Compact professional personnel digital ionization dosimeters have been developed and designed to monitor and measure the personal dose equivalent rate from both gamma and a range of 20 keV to 10 MeV. This type of radiation dosimeter, which is small in size and similar in appearance to a flash drive, provides immediate measurement of radiation exposure. It allows for manual or automatic recording up to 4000 events of dose rate change, acute dose levels, and the time and levels when present threshold values were exceeded. The dosimeter communicates with a PC via a USB channel with simultaneous battery charging. Also, it contains a Personal Dose Tracker software that enables analysis of dose readings and report generation. Some of these reports include, but are not limited to, a radiation exposure summary, a history detail report, and a report on who has not read this device. Some contain a GPS, a global positioning system, or microchip that also adds data concerning the location of exposure events.


Radiation Dosimeters: Why, When, Where They Are Needed

Radiation Dosimeters

A radiation dosimeter is required when a radiation worker is likely to risk receiving 10% or more of the annual occupational EfD limit (50 mSv (5 rem)) in any single year as a result of work-related activities. It is important to note that these devices do not protect you from radiation exposure. Whether you use a TLD dosimeter, a pocket ionization chamber dosimeter, and osl dosimeter, or a digital ionization dosimeter, it is important that you wear the device in the same place consistently. And if you are wearing a lead apron, you should wear your dosimeter at collar level outside the lead apron. Reports generated from your personnel dosimeter should be reviewed by both you and the administering personnel, in order to ensure that there has been no radiation exposure over a period of time. You should initial these reports and keep them as a record of lifetime radiation exposure.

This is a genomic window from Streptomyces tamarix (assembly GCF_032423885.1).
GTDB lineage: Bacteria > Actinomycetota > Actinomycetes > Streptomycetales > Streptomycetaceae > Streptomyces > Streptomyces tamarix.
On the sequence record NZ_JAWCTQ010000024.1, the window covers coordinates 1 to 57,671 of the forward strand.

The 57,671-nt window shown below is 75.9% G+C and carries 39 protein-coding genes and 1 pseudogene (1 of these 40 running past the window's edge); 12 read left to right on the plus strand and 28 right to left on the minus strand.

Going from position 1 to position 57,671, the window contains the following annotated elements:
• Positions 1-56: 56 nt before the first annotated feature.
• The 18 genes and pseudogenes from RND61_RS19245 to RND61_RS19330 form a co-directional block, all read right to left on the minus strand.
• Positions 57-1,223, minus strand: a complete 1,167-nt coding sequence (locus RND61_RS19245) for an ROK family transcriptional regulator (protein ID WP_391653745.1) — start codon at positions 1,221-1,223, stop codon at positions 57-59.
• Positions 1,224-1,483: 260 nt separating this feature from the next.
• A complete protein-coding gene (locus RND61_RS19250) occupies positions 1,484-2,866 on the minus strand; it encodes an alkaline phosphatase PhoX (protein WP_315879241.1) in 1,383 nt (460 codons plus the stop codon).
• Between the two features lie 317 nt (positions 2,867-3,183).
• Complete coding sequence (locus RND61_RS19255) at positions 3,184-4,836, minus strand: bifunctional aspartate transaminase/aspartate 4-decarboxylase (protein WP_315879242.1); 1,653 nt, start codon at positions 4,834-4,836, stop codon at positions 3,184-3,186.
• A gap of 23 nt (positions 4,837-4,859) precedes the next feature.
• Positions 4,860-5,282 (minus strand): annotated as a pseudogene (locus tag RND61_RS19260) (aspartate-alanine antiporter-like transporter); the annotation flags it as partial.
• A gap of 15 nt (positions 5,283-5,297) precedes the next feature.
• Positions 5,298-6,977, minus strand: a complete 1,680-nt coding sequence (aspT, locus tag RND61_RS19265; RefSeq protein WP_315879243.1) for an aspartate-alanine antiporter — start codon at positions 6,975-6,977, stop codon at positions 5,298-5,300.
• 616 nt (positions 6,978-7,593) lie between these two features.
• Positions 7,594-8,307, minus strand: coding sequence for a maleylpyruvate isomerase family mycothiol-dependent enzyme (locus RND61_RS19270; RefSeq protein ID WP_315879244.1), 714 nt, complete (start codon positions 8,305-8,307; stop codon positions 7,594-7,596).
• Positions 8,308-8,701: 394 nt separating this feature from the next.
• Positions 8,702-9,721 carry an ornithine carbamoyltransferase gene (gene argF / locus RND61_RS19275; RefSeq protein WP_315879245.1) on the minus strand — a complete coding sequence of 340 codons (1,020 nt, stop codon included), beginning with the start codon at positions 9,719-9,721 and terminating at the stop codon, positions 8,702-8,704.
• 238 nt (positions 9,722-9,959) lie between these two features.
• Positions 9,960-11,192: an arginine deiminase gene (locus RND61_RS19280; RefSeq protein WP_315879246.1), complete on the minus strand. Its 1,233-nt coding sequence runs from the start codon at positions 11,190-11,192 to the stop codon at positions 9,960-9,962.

References

Personal radiation dosimeter direct-reading digital dosimeters. (n.d.). Retrieved January 23, 2021, from https://www.radiansa.com/en/radiation-detectors/radiation-dosimeters.htm

Alice, S. S. (2018). Radiation protection: In medical radiography (8th ed.). St Louis, Missouri: Elsevier.